Facility reopens after experiencing extensive damage from December 2021 tornadoes
MAYFIELD, Ky. (July 12, 2022) – In December 2021, Western Kentucky was impacted by the deadliest tornadoes and severe weather system in the commonwealth’s history. The Beshear-Coleman administration has remained committed to helping the communities, individual Kentuckians and their families rebuild from the devastating tornadoes. Today, Gov. Andy Beshear reopened the doors to another vital piece of critically damaged state infrastructure as part of continued rebuilding efforts.
After more than 6 months of intense rebuilding, the Department of Juvenile Justice (DJJ) Mayfield Youth Development Center located in Graves Co. reopens its doors to one of Kentucky’s most vulnerable populations, youth between the ages of 14 and 18 who have been adjudicated as public and youthful offenders.
“The December tornadoes devastated the Western Kentucky region, creating many hardships and pain, but in the response we have found hope and strength,” said Gov. Beshear. “I commend the DJJ staff for putting their lives at risk on that dark, devasting night to save Kentucky’s future leaders. To all the youth housed here in Mayfield and around the commonwealth, hear me when I say, your past does not dictate your future.”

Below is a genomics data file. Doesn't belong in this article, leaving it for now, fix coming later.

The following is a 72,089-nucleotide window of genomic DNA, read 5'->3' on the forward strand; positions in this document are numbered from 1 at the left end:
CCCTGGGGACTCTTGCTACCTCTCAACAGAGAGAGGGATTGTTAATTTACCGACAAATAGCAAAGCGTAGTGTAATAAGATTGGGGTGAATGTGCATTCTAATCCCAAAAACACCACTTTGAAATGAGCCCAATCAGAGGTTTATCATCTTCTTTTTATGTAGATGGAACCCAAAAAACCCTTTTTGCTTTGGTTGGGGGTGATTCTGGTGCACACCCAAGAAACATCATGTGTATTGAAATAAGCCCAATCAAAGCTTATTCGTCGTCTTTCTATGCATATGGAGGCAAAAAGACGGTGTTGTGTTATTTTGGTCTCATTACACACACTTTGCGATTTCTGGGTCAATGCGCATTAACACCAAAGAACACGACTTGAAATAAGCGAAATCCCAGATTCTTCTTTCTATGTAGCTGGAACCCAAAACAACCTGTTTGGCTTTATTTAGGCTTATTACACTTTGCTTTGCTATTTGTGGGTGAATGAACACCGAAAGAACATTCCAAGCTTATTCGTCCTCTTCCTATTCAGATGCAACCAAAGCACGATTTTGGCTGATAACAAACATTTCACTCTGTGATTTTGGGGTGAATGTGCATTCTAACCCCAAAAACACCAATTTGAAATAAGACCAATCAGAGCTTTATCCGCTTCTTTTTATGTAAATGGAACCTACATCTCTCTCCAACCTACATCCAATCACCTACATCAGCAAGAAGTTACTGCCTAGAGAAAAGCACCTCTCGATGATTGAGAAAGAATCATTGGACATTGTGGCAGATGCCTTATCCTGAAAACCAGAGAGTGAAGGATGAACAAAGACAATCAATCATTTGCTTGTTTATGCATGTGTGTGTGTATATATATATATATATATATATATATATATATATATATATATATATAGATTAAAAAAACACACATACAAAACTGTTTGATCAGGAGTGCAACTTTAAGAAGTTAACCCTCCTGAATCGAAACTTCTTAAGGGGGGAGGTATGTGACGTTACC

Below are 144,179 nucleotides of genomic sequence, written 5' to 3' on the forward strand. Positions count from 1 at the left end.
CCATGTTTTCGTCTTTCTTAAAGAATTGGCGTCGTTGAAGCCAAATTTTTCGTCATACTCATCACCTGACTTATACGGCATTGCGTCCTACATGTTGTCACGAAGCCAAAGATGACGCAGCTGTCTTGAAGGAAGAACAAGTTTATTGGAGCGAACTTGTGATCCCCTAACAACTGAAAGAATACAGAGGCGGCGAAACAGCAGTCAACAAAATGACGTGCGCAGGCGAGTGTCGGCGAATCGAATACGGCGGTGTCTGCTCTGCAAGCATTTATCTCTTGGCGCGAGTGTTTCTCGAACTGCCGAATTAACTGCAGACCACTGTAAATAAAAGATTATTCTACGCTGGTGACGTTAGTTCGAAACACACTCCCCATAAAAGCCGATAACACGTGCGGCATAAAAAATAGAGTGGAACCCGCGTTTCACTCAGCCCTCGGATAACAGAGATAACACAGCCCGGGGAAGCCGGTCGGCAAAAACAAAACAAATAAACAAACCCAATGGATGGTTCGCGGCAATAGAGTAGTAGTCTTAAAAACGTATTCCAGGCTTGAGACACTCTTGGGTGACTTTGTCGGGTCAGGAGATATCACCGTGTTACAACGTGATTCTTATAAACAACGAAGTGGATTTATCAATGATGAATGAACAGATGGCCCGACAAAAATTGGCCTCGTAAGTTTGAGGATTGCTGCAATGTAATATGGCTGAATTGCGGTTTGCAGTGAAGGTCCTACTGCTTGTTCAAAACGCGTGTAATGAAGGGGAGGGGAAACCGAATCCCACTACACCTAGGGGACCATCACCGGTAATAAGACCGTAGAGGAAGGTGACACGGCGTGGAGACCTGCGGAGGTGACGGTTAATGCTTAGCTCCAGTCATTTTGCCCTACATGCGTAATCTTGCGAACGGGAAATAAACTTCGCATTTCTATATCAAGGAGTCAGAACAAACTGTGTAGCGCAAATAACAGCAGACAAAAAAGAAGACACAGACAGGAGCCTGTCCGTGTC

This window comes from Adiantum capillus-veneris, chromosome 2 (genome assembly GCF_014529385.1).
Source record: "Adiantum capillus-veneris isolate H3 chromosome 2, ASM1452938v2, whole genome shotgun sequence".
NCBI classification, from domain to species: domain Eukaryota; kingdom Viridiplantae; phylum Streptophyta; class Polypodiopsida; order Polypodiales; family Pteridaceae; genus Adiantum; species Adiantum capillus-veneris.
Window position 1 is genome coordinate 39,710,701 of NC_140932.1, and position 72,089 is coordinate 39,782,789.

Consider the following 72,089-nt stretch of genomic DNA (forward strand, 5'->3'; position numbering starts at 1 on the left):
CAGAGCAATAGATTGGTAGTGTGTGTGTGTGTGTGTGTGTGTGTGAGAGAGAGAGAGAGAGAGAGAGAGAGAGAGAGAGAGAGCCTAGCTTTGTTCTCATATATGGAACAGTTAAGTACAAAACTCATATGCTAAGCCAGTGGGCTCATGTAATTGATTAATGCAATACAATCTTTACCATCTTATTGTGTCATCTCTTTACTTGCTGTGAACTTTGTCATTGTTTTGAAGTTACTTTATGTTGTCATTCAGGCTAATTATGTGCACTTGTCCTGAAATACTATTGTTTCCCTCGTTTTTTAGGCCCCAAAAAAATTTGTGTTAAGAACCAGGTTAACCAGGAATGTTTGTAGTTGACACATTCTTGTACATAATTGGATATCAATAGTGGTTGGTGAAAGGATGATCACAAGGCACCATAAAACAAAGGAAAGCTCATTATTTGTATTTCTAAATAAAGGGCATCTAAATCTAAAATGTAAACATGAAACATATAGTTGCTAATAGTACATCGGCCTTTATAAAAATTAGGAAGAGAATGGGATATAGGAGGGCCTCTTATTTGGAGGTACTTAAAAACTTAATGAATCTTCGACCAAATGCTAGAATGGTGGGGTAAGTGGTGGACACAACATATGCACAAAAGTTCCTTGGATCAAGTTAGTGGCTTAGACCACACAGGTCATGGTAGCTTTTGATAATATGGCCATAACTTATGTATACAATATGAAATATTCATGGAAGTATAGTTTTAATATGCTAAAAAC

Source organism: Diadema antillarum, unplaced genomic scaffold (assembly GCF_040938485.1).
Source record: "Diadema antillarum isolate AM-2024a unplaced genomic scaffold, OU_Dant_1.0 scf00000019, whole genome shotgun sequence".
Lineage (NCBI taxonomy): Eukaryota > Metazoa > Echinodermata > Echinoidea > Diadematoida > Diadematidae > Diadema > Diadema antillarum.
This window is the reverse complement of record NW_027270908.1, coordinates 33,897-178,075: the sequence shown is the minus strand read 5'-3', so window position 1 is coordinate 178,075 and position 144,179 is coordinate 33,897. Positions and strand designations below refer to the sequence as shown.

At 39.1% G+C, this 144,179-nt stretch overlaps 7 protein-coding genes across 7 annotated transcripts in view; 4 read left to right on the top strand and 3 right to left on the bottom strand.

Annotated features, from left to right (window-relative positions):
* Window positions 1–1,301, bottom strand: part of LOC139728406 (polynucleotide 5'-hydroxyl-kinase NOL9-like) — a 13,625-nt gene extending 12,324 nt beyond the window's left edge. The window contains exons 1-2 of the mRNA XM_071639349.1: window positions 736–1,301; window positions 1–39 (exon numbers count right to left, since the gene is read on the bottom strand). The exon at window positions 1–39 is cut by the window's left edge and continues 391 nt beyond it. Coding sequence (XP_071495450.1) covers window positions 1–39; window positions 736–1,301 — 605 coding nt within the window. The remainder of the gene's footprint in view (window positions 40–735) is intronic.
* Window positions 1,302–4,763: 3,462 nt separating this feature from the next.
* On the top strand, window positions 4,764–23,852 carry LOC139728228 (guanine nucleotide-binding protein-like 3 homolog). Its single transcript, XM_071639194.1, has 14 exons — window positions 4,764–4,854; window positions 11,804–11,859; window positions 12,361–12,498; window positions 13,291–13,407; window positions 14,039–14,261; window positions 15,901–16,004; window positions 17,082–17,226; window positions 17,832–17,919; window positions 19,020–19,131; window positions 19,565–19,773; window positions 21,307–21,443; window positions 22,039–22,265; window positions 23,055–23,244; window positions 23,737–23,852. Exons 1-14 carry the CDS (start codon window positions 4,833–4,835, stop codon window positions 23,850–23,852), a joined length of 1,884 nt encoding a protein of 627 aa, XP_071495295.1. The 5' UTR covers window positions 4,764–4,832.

On the night of Dec. 10, 2021, the Mayfield Youth Development Center lost power, water, internet and suffered severe structural damage to the roof, busted water pipes, collapsed walls and broken floors. Additionally, the facility lost several metal outbuildings that were picked up and carried away by the tornadoes.
“Kentucky is nationally known for our system of small treatment-orientated juvenile facilities, and the deadly tornadoes in December proved this even further with how quickly our staff responded to protect our children – all while fearing for their own homes and families,” said DJJ Commissioner Vicki Reed. “Our staff are true heroes and should be recognized as such. And not just for that night, but for what they do for our youth each and every day.
. At DJJ, we believe what is good for kids is good for communities. And we look forward to continuing our positive relationship with the community of Mayfield.”
The majority of DJJ Youth Development Centers are campus-type settings with the capacity to house up to 45 youth per center while monitoring youths' activities 24-hours per day, seven days per week.
DJJ operates seven youth development centers throughout the state and attempts to place youth at the facility closest to home. This helps facilitate family visiting and counseling, as well as successful reentry back into their home, school and community. All facilities provide the youth with educational alternatives, such as earning a high school diploma and completing the GED track, as well as obtaining a vocational certificate. Additionally, youth are able to receive college credit through the virtual university program. In May, DJJ held a commencement ceremony to celebrate 48 youth receiving their high school diplomas for the 2021-2022 academic year and an additional 9 youth for earning their GED. In addition, DJJ offers programming focused on substance abuse, anger management, recreation, parenting classes and independent living classes.